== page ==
Sunday, March 18, 2012

Lent While Deployed Wk. 3

Yet another week has passed during this season of Lent. This means two things to me; 1) Pascha is getting closer, and 2) I am one week closer to going home.





I have come to appreciate the frailty of the human condition during this past week, and by the human condition I mean how we are all prone to err. I started this Great Lent with the intention of keeping the fast. I wasn't trying to be legalistic about it, nor was I trying to puff myself up by saying I was better than everybody else (I'm really not, despite what some of you may have heard/thought); I was merely trying to follow the established fast to the fullest out of obedience to God and the Church established by Jesus and to possibly give myself a spiritual boost.

What I mean by spiritual boost is that I have not had the opportunity to commune with other Orthodox since I have been here. Missing that communion with fellow believers I decided to center my focus on prayer and fasting and I decided that if those were to be my new focus then I should try to do them both as fully as possible.

Well, given my own sinfullness and pride coupled with doing PT twice a day I have been trying to eat one good size meal a day. A good size meal to help replenish the nutrients and energy lost throughout the day. Unfortunately I can't always get enough fast friendly food at the chow hall and I would walk away very hungry as my only meal. This (and my own sin/pride) caused me to fall off the wagon a few times to go ahead and grab the unknown meat substance being served so I wouldn't leave hungry during my one meal.

I figured out a work around to that... Eat twice a day but make them smaller portions. Is this exactally how the fast is supposed to be done? No, not really, but I thought it better to do this then constantly kicking myself for when I ate whatever that was supposed to be. Also, I am still replenishing what I lose throughout the day and continue to improve my PT. And last but not least, not as many migraines!

On a sadder note, I don't know when I will next be able to receive mail as Customs is currently on strike. That means that the package my wife sent me containing the sweet ambrosia within (Irn Bru) will not reach me until Customs stop striking or the military wisens up and uses their own Navy customs people and even the other branches MP's to do a job that I believe should fall to the military any way when it is concerned with Armed Forces and their mail.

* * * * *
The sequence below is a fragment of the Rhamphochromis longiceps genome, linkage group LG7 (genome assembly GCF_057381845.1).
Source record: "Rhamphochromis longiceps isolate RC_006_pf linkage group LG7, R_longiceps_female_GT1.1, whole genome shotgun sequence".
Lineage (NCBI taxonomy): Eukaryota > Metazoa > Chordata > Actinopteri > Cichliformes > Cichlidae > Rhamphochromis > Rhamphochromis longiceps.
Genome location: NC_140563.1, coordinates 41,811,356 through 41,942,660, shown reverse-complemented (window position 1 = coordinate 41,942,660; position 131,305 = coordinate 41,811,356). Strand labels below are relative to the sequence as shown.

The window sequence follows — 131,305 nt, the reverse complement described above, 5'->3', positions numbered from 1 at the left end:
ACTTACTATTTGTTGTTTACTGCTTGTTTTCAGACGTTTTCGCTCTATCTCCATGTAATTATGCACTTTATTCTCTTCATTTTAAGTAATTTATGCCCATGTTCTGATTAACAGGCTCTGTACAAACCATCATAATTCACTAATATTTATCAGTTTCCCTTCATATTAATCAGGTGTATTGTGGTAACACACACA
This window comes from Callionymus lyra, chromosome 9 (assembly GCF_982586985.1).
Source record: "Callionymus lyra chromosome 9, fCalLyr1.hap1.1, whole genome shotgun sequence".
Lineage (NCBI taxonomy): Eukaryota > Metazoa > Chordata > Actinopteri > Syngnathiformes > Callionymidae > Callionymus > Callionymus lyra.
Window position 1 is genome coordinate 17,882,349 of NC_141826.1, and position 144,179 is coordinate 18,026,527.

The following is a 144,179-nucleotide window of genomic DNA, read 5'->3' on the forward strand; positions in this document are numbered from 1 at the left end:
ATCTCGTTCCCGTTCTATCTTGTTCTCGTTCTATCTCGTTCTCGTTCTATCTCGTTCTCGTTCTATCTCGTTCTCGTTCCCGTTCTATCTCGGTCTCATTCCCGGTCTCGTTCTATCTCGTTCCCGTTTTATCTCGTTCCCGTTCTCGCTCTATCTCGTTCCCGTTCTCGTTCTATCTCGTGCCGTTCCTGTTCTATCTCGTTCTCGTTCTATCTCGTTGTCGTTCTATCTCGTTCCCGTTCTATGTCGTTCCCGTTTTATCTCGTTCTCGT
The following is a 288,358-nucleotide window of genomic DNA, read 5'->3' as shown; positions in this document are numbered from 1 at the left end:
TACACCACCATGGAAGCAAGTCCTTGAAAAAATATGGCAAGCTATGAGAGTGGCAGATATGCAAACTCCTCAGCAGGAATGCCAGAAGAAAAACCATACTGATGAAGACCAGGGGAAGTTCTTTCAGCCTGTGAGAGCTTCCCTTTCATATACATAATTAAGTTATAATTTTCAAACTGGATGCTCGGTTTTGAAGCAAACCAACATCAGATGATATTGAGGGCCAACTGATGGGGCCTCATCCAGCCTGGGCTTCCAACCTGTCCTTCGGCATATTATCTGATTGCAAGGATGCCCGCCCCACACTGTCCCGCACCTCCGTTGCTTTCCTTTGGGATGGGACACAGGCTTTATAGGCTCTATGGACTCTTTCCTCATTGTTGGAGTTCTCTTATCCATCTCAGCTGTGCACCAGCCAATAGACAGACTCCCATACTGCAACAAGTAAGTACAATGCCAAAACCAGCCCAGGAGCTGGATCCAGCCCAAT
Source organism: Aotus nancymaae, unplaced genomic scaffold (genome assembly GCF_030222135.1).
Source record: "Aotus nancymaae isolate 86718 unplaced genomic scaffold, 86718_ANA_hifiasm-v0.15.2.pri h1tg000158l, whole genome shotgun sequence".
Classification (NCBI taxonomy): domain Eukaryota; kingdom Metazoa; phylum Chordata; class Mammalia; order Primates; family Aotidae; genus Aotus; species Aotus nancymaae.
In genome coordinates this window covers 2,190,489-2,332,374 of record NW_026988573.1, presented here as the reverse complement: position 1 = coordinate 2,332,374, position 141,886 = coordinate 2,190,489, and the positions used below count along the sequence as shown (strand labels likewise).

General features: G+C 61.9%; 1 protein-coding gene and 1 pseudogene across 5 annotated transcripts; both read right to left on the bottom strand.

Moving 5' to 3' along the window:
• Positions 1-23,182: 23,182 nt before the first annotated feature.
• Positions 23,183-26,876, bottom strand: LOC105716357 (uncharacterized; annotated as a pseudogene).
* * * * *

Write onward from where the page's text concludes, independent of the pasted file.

Lastly, this topic has come up twice now since Great Lent started; is it ok for Orthodox Christians to serve in the military? Of course some say yes because of the many saints who were soldiers, while others say no because of the prohibition of killing, believing that killing for any reason is never justified.

Let me show you a picture...





That is a picture of me working on fiber optics. That is my current job in the military, it does not involve me having to kill some one, nor should it ever, unless of course some one is trying to kill me. But my main job/purpose in the military is not to go out and destroy people, it is what could be called telecommunications. The Army calls it Signal.

Still think its a nono for all military service? Then let me ask you this, what about Orthodox Christians being police officers? They serve a function very similar to some parts of the military and they may have to take a life in their line of duty. If it is ok to be a police officer, but not a soldier I ask you what is the difference? Is it because the police are there to protect and serve, with out the main function being killing people? If so guess what, that is the main function of the military, the protection of all American lives. Just because some one is in the military doesn't mean that they are signing up to kill people; the opposite is true, they are signing up to protect people.

If the answer is no Orthodox Christian should be in the military or a police officer because they might have to kill somebody then I would ask what about back in the day when you had those Orthodox countries that had standing armies? In a hypothetical fully Orthodox country where everybody from the top down is an Orthodox Christian, who then should be counted on to protect the country from foreign invaders?

I do not ask these questions to mock or deride anybody else's position or beliefs, but I want an actual discussion with actual answers please. I truly am interested in seeing what other people believe about this subject.

Anyway, that's all I have for now. Lord willing I will update again next week, if not sooner.

posted from Bloggeroid
Post a Comment